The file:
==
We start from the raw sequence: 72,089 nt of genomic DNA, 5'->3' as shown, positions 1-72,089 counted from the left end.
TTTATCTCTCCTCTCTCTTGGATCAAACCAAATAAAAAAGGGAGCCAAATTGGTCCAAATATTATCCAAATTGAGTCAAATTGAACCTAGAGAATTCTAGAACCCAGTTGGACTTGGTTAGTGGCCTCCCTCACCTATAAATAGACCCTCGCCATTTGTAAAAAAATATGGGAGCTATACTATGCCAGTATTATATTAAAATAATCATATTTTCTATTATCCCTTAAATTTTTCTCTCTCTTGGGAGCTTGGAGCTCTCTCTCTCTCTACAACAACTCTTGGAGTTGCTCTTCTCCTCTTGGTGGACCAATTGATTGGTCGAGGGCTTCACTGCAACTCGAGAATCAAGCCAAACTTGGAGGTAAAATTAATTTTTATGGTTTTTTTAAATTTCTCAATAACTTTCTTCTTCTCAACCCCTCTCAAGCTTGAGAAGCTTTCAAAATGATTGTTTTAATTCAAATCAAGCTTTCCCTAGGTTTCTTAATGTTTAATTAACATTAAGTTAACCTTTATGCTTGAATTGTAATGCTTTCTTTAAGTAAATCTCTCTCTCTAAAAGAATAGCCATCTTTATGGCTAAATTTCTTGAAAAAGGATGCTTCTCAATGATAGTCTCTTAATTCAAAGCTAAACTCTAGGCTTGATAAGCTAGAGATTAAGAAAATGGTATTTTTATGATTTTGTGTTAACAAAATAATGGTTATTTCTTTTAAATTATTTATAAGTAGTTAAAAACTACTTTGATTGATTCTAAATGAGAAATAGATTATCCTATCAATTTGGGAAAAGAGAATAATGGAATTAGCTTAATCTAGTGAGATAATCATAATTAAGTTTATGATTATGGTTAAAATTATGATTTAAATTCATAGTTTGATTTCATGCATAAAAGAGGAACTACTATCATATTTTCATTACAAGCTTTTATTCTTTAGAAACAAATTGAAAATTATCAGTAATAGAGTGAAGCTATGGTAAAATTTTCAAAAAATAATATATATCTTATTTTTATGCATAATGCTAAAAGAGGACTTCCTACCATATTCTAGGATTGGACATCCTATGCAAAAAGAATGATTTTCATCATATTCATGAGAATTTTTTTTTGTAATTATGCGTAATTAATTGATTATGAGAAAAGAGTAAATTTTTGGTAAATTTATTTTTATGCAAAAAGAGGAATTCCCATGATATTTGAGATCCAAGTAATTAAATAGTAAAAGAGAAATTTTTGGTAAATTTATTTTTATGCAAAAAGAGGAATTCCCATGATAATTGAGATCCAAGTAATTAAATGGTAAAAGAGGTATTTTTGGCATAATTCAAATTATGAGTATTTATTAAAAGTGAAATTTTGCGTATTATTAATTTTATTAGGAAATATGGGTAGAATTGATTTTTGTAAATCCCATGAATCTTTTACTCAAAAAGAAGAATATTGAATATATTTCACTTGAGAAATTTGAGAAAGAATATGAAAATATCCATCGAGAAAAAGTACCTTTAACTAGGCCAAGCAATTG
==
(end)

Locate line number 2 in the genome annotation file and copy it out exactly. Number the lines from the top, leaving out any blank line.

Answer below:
TTTATCTCTCCTCTCTCTTGGATCAAACCAAATAAAAAAGGGAGCCAAATTGGTCCAAATATTATCCAAATTGAGTCAAATTGAACCTAGAGAATTCTAGAACCCAGTTGGACTTGGTTAGTGGCCTCCCTCACCTATAAATAGACCCTCGCCATTTGTAAAAAAATATGGGAGCTATACTATGCCAGTATTATATTAAAATAATCATATTTTCTATTATCCCTTAAATTTTTCTCTCTCTTGGGAGCTTGGAGCTCTCTCTCTCTCTACAACAACTCTTGGAGTTGCTCTTCTCCTCTTGGTGGACCAATTGATTGGTCGAGGGCTTCACTGCAACTCGAGAATCAAGCCAAACTTGGAGGTAAAATTAATTTTTATGGTTTTTTTAAATTTCTCAATAACTTTCTTCTTCTCAACCCCTCTCAAGCTTGAGAAGCTTTCAAAATGATTGTTTTAATTCAAATCAAGCTTTCCCTAGGTTTCTTAATGTTTAATTAACATTAAGTTAACCTTTATGCTTGAATTGTAATGCTTTCTTTAAGTAAATCTCTCTCTCTAAAAGAATAGCCATCTTTATGGCTAAATTTCTTGAAAAAGGATGCTTCTCAATGATAGTCTCTTAATTCAAAGCTAAACTCTAGGCTTGATAAGCTAGAGATTAAGAAAATGGTATTTTTATGATTTTGTGTTAACAAAATAATGGTTATTTCTTTTAAATTATTTATAAGTAGTTAAAAACTACTTTGATTGATTCTAAATGAGAAATAGATTATCCTATCAATTTGGGAAAAGAGAATAATGGAATTAGCTTAATCTAGTGAGATAATCATAATTAAGTTTATGATTATGGTTAAAATTATGATTTAAATTCATAGTTTGATTTCATGCATAAAAGAGGAACTACTATCATATTTTCATTACAAGCTTTTATTCTTTAGAAACAAATTGAAAATTATCAGTAATAGAGTGAAGCTATGGTAAAATTTTCAAAAAATAATATATATCTTATTTTTATGCATAATGCTAAAAGAGGACTTCCTACCATATTCTAGGATTGGACATCCTATGCAAAAAGAATGATTTTCATCATATTCATGAGAATTTTTTTTTGTAATTATGCGTAATTAATTGATTATGAGAAAAGAGTAAATTTTTGGTAAATTTATTTTTATGCAAAAAGAGGAATTCCCATGATATTTGAGATCCAAGTAATTAAATAGTAAAAGAGAAATTTTTGGTAAATTTATTTTTATGCAAAAAGAGGAATTCCCATGATAATTGAGATCCAAGTAATTAAATGGTAAAAGAGGTATTTTTGGCATAATTCAAATTATGAGTATTTATTAAAAGTGAAATTTTGCGTATTATTAATTTTATTAGGAAATATGGGTAGAATTGATTTTTGTAAATCCCATGAATCTTTTACTCAAAAAGAAGAATATTGAATATATTTCACTTGAGAAATTTGAGAAAGAATATGAAAATATCCATCGAGAAAAAGTACCTTTAACTAGGCCAAGCAATTG